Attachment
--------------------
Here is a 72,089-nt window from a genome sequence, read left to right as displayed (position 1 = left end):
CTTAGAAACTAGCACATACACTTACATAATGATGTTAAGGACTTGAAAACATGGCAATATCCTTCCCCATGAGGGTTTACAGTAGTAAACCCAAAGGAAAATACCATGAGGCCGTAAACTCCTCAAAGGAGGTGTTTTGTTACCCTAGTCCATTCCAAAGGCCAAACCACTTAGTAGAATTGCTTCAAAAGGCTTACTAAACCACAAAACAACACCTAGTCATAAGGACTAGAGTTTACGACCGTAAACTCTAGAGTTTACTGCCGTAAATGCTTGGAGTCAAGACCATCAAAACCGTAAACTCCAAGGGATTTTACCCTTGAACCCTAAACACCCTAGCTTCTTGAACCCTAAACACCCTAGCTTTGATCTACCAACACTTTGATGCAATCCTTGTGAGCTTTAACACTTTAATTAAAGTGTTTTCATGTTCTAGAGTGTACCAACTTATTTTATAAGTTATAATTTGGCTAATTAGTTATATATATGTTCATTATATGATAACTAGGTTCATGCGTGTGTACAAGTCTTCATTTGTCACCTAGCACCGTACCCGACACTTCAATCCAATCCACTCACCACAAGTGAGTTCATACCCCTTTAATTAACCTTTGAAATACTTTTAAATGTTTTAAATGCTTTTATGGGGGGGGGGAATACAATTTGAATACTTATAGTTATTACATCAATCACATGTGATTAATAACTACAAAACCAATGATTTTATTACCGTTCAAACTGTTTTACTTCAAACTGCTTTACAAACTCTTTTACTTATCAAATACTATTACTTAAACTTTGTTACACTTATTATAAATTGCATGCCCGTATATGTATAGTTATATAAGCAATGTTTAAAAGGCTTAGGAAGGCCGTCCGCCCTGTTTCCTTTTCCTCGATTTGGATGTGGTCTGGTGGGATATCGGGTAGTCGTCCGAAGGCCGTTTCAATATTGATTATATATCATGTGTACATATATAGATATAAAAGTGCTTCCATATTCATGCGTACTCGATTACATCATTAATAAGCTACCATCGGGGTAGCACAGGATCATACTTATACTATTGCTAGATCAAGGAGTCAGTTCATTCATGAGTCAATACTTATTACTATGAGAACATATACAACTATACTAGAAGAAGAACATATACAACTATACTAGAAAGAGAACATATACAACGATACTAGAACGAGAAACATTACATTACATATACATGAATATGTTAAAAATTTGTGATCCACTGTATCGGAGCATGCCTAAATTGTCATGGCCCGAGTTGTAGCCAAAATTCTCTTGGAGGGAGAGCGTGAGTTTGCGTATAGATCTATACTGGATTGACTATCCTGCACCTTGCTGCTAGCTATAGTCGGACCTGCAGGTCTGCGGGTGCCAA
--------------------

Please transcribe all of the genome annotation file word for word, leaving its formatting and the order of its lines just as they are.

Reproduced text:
Here is a 72,089-nt window from a genome sequence, read left to right as displayed (position 1 = left end):
CTTAGAAACTAGCACATACACTTACATAATGATGTTAAGGACTTGAAAACATGGCAATATCCTTCCCCATGAGGGTTTACAGTAGTAAACCCAAAGGAAAATACCATGAGGCCGTAAACTCCTCAAAGGAGGTGTTTTGTTACCCTAGTCCATTCCAAAGGCCAAACCACTTAGTAGAATTGCTTCAAAAGGCTTACTAAACCACAAAACAACACCTAGTCATAAGGACTAGAGTTTACGACCGTAAACTCTAGAGTTTACTGCCGTAAATGCTTGGAGTCAAGACCATCAAAACCGTAAACTCCAAGGGATTTTACCCTTGAACCCTAAACACCCTAGCTTCTTGAACCCTAAACACCCTAGCTTTGATCTACCAACACTTTGATGCAATCCTTGTGAGCTTTAACACTTTAATTAAAGTGTTTTCATGTTCTAGAGTGTACCAACTTATTTTATAAGTTATAATTTGGCTAATTAGTTATATATATGTTCATTATATGATAACTAGGTTCATGCGTGTGTACAAGTCTTCATTTGTCACCTAGCACCGTACCCGACACTTCAATCCAATCCACTCACCACAAGTGAGTTCATACCCCTTTAATTAACCTTTGAAATACTTTTAAATGTTTTAAATGCTTTTATGGGGGGGGGGAATACAATTTGAATACTTATAGTTATTACATCAATCACATGTGATTAATAACTACAAAACCAATGATTTTATTACCGTTCAAACTGTTTTACTTCAAACTGCTTTACAAACTCTTTTACTTATCAAATACTATTACTTAAACTTTGTTACACTTATTATAAATTGCATGCCCGTATATGTATAGTTATATAAGCAATGTTTAAAAGGCTTAGGAAGGCCGTCCGCCCTGTTTCCTTTTCCTCGATTTGGATGTGGTCTGGTGGGATATCGGGTAGTCGTCCGAAGGCCGTTTCAATATTGATTATATATCATGTGTACATATATAGATATAAAAGTGCTTCCATATTCATGCGTACTCGATTACATCATTAATAAGCTACCATCGGGGTAGCACAGGATCATACTTATACTATTGCTAGATCAAGGAGTCAGTTCATTCATGAGTCAATACTTATTACTATGAGAACATATACAACTATACTAGAAGAAGAACATATACAACTATACTAGAAAGAGAACATATACAACGATACTAGAACGAGAAACATTACATTACATATACATGAATATGTTAAAAATTTGTGATCCACTGTATCGGAGCATGCCTAAATTGTCATGGCCCGAGTTGTAGCCAAAATTCTCTTGGAGGGAGAGCGTGAGTTTGCGTATAGATCTATACTGGATTGACTATCCTGCACCTTGCTGCTAGCTATAGTCGGACCTGCAGGTCTGCGGGTGCCAA